Founded in Baltimore during the civil rights movement, the Neighborhood Design Center (NDC) has for decades been committed to engaged and participatory urban design to advance equity and strengthen communities. This has proven, wide-ranging positive impacts with over 3,500 projects across Maryland.

Amber has worked tirelessly over the years focused on improving Baltimore and its communities, including the East Baltimore Revitalization Plan. We spoke with Amber about her role with NDC.

What does being on the board entail?

The board has a number of subcommittees, but the general purpose is to help support NDC’s mission and grow their reach. NDC has a close relationship with their board, and they look to it for expertise and support. The organization is formed with a deliberate dedication to diversity in all its forms, including gender diversity, racial and ethnic diversity, diversity of experience, and diversity of talent. There are a lot of different backgrounds and knowledge people bring to the table and part of my responsibility as a board member is to uphold this heterogeneity moving forward.

How does this connect with the work you’ve done?

The Neighborhood Design Center is dedicated to the growth of healthy, equitable neighborhoods, and this appointment allows me to further advance my passion for designing with and advocating for under-invested communities while also advancing the mission of Ayers Saint Gross. NDC prioritizes engagement and this is a great opportunity to continue connecting resources and getting people involved in designing a more equitable, beautiful, and just Baltimore.

NDC does so many incredible projects for the City of Baltimore. Their dedication to promoting equity and ensuring an inclusive and collaborative design process resonates deeply with me.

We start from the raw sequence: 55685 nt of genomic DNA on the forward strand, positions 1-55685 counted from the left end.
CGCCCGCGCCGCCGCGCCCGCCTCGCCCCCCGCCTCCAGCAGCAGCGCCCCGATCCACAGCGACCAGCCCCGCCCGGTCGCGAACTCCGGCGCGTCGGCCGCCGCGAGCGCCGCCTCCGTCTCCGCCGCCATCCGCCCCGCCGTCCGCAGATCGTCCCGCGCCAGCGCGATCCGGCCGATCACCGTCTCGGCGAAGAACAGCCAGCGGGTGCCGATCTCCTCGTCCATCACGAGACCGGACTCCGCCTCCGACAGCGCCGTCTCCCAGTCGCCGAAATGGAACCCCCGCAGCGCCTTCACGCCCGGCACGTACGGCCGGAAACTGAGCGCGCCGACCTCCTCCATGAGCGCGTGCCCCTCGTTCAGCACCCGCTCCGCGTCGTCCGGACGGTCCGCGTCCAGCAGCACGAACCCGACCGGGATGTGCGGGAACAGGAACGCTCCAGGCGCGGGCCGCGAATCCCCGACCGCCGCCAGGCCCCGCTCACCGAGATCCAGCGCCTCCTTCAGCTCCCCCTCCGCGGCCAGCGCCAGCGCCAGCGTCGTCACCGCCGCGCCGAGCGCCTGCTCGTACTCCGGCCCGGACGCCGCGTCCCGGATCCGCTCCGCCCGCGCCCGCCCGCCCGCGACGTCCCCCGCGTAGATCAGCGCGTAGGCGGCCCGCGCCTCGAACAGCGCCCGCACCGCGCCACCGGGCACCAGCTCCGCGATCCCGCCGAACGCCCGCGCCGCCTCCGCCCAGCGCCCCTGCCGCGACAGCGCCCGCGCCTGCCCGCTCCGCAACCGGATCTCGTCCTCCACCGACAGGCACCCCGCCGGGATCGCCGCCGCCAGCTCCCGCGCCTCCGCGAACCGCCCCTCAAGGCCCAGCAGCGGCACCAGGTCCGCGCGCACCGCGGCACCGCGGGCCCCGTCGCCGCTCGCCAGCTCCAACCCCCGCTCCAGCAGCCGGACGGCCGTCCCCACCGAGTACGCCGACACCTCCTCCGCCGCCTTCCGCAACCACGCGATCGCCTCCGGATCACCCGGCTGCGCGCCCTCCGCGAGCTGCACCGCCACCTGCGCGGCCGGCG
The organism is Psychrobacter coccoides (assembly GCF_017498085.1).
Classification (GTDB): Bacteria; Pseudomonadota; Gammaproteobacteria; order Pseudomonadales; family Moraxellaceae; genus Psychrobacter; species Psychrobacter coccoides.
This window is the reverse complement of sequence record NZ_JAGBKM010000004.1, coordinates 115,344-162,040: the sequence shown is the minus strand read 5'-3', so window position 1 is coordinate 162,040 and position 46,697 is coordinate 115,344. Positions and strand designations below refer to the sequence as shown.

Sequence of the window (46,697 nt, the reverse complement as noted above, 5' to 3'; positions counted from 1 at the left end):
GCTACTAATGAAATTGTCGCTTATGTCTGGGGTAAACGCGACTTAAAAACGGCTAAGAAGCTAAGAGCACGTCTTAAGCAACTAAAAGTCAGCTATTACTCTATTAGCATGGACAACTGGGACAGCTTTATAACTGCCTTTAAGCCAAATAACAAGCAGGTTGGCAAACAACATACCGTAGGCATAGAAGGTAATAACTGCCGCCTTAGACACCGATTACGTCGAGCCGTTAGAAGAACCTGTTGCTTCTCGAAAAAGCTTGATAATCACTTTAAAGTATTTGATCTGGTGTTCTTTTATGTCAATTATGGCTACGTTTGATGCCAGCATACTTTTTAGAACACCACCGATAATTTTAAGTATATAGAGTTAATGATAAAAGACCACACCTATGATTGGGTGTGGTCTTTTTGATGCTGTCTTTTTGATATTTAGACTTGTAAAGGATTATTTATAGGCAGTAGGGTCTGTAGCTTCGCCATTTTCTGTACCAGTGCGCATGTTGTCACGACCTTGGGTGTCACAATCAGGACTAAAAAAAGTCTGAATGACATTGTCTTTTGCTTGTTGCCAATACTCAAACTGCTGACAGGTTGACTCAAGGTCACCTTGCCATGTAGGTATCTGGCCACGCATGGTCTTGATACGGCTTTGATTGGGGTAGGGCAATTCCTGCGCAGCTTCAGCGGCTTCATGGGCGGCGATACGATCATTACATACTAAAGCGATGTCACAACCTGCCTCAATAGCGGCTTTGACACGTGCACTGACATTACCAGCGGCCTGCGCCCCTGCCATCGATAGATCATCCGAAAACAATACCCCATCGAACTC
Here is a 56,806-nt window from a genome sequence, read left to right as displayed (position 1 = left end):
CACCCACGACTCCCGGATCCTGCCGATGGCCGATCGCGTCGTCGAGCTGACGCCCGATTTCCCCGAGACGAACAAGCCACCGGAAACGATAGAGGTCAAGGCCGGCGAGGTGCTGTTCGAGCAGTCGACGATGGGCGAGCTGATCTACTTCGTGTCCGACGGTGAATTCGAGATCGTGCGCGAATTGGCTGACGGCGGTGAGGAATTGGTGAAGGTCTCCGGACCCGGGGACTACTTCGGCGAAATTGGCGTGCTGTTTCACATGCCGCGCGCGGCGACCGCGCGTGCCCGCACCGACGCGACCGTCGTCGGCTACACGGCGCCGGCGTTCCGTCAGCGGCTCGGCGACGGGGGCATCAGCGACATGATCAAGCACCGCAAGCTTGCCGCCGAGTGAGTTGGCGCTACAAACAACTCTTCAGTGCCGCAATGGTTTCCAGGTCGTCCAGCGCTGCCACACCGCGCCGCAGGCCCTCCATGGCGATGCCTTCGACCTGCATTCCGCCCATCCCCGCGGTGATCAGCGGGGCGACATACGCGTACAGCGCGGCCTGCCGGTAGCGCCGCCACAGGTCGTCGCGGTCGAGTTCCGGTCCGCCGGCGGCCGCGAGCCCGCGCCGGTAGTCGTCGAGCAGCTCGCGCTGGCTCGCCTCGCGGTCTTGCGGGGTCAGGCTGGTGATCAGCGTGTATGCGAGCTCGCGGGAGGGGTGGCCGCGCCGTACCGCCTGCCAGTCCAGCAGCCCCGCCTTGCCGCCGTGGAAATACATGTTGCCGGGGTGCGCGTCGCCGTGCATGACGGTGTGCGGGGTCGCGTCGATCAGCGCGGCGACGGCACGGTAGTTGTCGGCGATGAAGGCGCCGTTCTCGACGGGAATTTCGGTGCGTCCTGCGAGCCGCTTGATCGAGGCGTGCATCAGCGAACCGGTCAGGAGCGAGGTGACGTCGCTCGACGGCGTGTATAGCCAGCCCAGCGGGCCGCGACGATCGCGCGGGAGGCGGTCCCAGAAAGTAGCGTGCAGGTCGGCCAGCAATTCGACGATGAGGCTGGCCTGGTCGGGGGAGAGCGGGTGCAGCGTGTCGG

So much of the East Baltimore Revitalization Plan was about ensuring the community had agency in the process and set the direction and vision of the plan. You could design a beautiful master plan, but it is meaningless without community voices and the passionate support from local leaders. Historically, urban planning and policy has often marginalized Black and Brown communities through a top-down planning approach, resulting in many of the challenges we see across Baltimore today.  Reversing that approach by fostering a community-led planning and visioning process must start with listening and building relationships with the community. This relationship needs to be prioritized and fostered, and among the best ways to do that is to listen intently, celebrate the voices of the community, and empower leaders.

At its heart, planning is about providing a roadmap—a series of options to fulfill the needs and desires of the community and a path to move forward. A plan brings cohesiveness and a shared vision, which in turn allows for clear messaging of the community’s needs, and allows funding, investment, and philanthropy to be sought, procured, and effectively allocated. Ensuring that community voices are the foundation of that cohesive vision and that they are intimately entwined with the process and thus represented in the product—a true sharing of knowledge—are critical elements to the success of a neighborhood plan, and I’m eager to bring the lessons learned, and continue learning, with the work of NDC.